If you need additional human resources immediately and don’t have time to conduct an extensive hiring process you may want to consider temporary IT team augmentation.

#4 Promoting the wrong employee

Well, as hiring the right person is crucial, so is promoting. Generally, giving a promotion is a vital and stimulative thing to do in an IT company, but you have to deeply analyze the reasons standing behind every advancement.

The wrong reasons to give promotion to somebody include:

  • rewarding somebody just for being loyal,
  • opening a career path to those who are not ready for it,
  • promoting just to feel good as a leader.

You have to talk to your team and catch their readiness to be promoted. Remember that not every developer is ready to become a tech lead.

A good practice to avoid making the mistake of promoting the wrong person would be to control the progress and initiative of an individual dev and after promoting the chosen one, provide him with feedback and support and supervise them as well. Otherwise, poor quality leadership may affect the whole team and increase the risk of developers burning out.

#5 Application of agile methodology to core systems

Today cloud services are developing and the demands of the fast-paced business world are growing. Managers and CTOs feel that some parts of the organization are beyond their control.

It happens that some mechanisms of agile delivery, such as spinning up microservices in the cloud, can impact those systems that a CIO is responsible for: e-mails, ERP or back-office apps. Agile methodologies’ change control differs strongly from core systems.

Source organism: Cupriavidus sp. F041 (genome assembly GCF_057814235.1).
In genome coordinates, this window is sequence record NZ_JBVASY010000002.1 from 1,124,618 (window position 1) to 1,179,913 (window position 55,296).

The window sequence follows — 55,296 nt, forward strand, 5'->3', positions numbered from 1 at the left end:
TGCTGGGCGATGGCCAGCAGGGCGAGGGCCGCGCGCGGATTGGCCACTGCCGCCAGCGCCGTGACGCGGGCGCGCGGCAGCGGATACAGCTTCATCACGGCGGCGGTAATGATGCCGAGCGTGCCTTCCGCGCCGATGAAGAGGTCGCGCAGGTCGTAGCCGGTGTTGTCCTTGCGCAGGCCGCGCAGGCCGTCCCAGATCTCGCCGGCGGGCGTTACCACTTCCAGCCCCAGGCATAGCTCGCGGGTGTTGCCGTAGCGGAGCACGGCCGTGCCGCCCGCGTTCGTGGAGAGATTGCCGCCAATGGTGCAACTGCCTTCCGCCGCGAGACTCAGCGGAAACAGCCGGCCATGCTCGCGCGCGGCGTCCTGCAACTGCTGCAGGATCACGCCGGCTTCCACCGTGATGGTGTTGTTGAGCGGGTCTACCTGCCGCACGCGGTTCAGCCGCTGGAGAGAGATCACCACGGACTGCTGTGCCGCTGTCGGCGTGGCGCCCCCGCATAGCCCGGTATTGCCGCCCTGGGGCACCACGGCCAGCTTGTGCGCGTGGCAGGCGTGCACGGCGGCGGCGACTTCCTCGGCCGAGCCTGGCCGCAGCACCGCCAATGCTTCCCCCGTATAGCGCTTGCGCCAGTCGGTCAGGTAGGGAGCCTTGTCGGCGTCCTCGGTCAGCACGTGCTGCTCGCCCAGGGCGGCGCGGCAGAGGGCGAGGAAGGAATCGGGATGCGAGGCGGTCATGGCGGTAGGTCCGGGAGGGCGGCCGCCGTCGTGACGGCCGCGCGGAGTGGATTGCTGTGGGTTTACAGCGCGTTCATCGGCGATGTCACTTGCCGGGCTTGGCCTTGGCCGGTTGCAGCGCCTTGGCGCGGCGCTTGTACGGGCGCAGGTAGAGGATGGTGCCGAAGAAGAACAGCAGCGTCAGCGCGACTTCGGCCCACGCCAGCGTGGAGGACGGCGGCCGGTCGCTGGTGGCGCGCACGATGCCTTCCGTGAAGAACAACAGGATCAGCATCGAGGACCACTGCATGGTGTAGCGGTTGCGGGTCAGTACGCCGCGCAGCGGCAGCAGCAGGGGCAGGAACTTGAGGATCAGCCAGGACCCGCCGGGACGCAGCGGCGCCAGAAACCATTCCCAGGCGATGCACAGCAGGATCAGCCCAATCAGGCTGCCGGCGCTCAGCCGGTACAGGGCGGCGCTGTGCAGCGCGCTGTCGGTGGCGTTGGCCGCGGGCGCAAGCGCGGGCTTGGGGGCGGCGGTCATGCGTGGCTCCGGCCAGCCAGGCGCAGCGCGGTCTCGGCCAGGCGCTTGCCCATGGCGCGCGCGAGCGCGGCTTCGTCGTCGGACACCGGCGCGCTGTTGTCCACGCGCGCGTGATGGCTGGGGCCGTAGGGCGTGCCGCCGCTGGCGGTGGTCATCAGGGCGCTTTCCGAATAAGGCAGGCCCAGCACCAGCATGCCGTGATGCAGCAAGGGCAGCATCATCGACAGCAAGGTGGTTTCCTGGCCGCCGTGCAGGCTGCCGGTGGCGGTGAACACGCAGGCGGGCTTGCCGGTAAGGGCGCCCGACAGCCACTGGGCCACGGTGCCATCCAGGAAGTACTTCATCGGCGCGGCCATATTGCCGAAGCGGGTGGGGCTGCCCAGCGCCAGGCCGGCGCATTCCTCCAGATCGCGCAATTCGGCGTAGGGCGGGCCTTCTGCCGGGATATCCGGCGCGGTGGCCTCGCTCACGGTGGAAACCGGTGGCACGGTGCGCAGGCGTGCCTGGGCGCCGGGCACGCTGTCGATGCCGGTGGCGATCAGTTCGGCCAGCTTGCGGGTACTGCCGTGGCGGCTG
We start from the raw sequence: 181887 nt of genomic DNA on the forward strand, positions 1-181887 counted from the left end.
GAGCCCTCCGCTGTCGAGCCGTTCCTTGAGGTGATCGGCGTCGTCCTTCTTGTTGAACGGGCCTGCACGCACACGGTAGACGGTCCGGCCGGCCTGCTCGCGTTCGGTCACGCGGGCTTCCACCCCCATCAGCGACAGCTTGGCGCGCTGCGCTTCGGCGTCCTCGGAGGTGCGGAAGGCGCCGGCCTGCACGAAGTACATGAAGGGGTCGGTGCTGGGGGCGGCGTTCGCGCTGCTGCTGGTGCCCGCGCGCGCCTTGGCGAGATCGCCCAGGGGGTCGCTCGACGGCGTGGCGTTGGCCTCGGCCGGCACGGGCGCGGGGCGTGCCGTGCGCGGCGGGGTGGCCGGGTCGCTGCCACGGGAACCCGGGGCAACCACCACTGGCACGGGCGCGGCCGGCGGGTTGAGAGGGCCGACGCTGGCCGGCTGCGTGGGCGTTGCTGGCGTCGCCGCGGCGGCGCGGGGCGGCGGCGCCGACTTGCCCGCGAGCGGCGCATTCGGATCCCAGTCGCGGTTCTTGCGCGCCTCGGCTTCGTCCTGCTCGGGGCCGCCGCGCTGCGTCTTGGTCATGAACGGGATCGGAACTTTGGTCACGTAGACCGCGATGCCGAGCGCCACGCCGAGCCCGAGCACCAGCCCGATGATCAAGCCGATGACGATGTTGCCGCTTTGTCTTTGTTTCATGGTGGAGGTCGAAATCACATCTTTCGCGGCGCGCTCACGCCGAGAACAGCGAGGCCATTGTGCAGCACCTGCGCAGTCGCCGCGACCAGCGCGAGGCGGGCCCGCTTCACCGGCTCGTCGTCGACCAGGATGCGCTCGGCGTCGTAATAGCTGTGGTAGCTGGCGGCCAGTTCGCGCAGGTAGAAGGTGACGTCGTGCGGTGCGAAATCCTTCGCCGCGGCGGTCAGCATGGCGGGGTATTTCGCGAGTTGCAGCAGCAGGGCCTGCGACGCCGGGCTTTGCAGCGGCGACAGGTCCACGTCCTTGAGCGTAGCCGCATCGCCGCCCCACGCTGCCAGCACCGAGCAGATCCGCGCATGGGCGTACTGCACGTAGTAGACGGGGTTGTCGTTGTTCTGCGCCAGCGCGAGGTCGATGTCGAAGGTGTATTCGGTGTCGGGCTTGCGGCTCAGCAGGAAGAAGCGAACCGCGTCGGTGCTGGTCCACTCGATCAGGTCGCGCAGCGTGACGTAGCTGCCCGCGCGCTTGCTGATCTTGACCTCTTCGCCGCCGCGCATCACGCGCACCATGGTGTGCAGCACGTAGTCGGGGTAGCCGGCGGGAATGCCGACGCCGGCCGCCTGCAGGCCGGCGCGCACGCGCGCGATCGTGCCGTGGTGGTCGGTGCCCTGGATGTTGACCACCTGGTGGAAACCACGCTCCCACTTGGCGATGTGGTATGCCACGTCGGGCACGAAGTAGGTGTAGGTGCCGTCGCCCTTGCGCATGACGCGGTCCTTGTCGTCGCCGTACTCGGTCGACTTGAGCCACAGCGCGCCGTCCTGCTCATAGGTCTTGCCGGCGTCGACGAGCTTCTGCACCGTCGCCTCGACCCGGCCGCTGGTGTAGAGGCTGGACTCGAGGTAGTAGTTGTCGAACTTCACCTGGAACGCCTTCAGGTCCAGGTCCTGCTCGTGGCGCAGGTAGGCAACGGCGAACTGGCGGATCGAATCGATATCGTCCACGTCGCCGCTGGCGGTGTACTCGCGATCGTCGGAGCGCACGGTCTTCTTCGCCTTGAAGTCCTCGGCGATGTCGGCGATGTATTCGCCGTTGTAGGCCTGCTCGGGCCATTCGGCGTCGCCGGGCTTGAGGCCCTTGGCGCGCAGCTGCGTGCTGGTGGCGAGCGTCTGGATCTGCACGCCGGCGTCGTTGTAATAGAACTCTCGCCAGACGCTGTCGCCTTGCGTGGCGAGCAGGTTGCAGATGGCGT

A remedy for this problem is to draw a line between agile and business systems and increase control over the process. The agile delivery system cannot put your main service at risk. It would be a rather difficult process as the business today is fast but it’s imperative that it be controlled by a manager.

#6 Burying problems by managers

When a project is collapsing and you know that it’s going to be a hard nut to crack, inform your boss about such issues. Don’t try to hide some vulnerabilities until someone notices it. You’ll lose trust, credibility and, probably, your position too.

Inform your manager about problematic issues at the time of their appearance.

The moment you and your team start dealing with a problem is crucial. The probability of recovering a project and finishing a task will grow when you signalize a problem soon enough. Deliver bad news (someone has to do it), however embarrassing, hard, and stressful it is. When the disastrous situation is taken care of by your devs, then you will be worrying about informing your boss about it.

Remember to have a good relationship with everybody from the company, even if it is difficult for you. Communication is the most important thing in maintaining the information flow between every part of an IT company. It will pay off when something goes wrong and support is at a premium.

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Matt Warcholinski
Chief Growth Officer

A serial entrepreneur, passionate R&D engineer, with 15 years of experience in the tech industry.